To meet the latest Terribleminds Flash Fiction Challenge, the dice of destiny have chosen: Post-Apocalyptic Horror, A Nevada brothel and Talking animals.

They’ve been gone a long time.

I’ve got my back to the wall as I sit facing the door. The beaded curtain on the inside of the doorframe catches some of the light from the lamps we moved in here. The subtle mood lighting of the room hadn’t been enough, and since it was the easiest room to secure, it had kind of become our base of operations. The lack of a back way out still bothered me, but a look at my leg was a good reminder that a back way wouldn’t do me much good right now.

It wasn’t a bite, thank God. I’d fallen during our last food run a week ago. Something was probably broken. Lori, a nursing school student before this all happened, had done what she could for the swelling and set the leg so I wouldn’t make things worse. I felt terrible, like a burden, but both Lori and Amber assured me that I was doing fine, and considering how hard I’d been going just to get us here, maybe some time off of my feet would be good for me.

I get a little more worried every day, though. No sign of other survivors, no National Guard, no radio updates, nothing. My watch is one of those self-winding models, and I give my wrist a shake and check it now and again. It’s been hours. They wanted to scope out a store a bit further out, see if they could find fresh medical supplies along with the usual food and water. I’d shown them both how to use handguns a couple weeks ago. They’ll be fine. Probably. Maybe.

Pearl’s cat opens one eye. This had been Pearl’s place, according to the sign out front. Lori hadn’t been terribly keen on holing up here, maybe because she thought I had something not related to survival on my mind. She’s pretty and all, but she has a kid out there somewhere, and I promised her I’d help her find the child and her dad, if they’re still out here somewhere. I wasn’t sure how Lori would get along with Amber when we found the call girl huddled under one of the beds, but so far they seem okay together. And I haven’t made any moves on either of them. Not yet, anyway. There’s a time and a place, and this isn’t the time, really.

The cat gets up and dismounts from the pile of clothes she’d been dozing on. I’m sitting with my back to the wall, rifle across my lap. For about the thousandth time I take a mental inventory: Four rounds in the rifle, eight more in my pocket, a full clip in the 9 mil and another in my pocket. I take my hand from the rifle’s lever and pick up the bottle of water. It’s almost empty. I may have to limp out and get another one soon. I haven’t heard the outside door or any glass breaking, so it’s likely safe in the rest of the cathouse. Probably. Maybe.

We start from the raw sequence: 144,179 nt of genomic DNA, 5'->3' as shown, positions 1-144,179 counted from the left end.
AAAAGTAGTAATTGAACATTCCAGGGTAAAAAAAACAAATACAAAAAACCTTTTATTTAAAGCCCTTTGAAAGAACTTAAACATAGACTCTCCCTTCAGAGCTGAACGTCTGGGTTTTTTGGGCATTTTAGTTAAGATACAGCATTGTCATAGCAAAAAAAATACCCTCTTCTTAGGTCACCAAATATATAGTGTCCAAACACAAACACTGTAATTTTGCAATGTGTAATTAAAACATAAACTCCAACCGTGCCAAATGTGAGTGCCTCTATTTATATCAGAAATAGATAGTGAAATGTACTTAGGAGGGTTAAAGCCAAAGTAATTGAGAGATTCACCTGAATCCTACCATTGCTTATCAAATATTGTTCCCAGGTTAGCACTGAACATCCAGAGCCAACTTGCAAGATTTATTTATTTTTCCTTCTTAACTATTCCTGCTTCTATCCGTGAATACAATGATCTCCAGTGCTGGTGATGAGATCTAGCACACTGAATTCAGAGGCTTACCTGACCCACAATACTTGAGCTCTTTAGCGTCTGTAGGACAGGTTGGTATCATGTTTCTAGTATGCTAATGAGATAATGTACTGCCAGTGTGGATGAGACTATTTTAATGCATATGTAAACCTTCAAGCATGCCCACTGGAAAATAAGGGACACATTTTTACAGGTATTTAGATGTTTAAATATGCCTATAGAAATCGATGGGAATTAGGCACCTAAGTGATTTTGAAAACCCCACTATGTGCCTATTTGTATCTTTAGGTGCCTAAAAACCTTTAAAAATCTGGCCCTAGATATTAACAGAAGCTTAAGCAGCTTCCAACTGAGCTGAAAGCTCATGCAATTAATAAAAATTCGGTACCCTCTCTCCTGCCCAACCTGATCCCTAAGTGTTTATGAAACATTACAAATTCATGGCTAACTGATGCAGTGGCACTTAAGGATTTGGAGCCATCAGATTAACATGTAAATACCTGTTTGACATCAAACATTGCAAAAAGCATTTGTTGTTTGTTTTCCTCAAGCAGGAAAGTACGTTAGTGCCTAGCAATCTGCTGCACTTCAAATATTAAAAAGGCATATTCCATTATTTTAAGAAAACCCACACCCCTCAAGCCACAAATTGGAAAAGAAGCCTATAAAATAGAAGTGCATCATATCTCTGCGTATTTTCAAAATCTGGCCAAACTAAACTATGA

“You’re all going to die, you know.”

I look down at the cat. Long, black, and lean, she’s got large yellow eyes and a swishing tail. She’s pleasant enough, but I’ve never heard her speak before. Her voice is low, scratchy, like Kathleen Turner with a sore throat.

“Come again?”

“You heard me.” She sits herself down and start bathing herself. “You can only keep scavenging for so long. You’re either going to have to move on or start rationing more. And you’re hungry as it is.”

My stomach growls. I briefly entertain the notion of making kitty stew, then lean my head back against the wall. I’m just tired. My mind’s playing tricks. I check my forehead with the back of my hand. Do I have a fever? Hard to tell. Pearl kept the place well insulated to make her guests more comfortable. It can get pretty warm in here when we get our little propane stove going. I find myself remembering the last time I was making dinner, and Amber got so warm she took off her sweatshirt.

“Males are all alike.”

I smile. “That’s proof that you’re just a hallucination. Or at least the talking is.”

“For all you know, cats are psychic.”

“Fair point, but you could have told us we’re doomed at any time. Why wait until I’m alone?”

“Maybe I can only speak to certain humans. Or maybe I just like making your life difficult.”

She does have a tendency to bat at my face at night for my attention, when she’s hungry or something. “Could also be that you’re jealous of the attention I give to the two non-cat females in here.”

“Oh, yes. I can resist it no longer. You’ve uncovered my shameful desire. Take me, take me now.” She yawns to punctuate her sarcasm.

“Sorry to disappoint you, but I’m not into beastiali-”

The sound of Pearl’s front door coming open jolts me upright. The cat turns towards the door to the back room and then darts behind the pile of clothes. I pick up the rifle from my lap. Four rounds in the rifle, eight more in my pocket, a full clip in the 9 mil and another in my pocket. The handgun, formerly a cop’s sidearm, is within easy reach of my right hand if I have no time to reload, or worse, the rifle jams. I think of Amber, again, this time standing behind her to shoot at cans in the back alley.

Keep your eye on your target, aim carefully, take a deep breath, and hold it when you squeeze the trigger.

She’s a decent shot, and the memory of her leaning into me is a nice one. I put it from my mind, though, as I hear shuffling in the hall. I put the rifle’s butt against my shoulder, and line up the sights.

The door handle rattles. My leg aches. I take a deep breath, and hold it.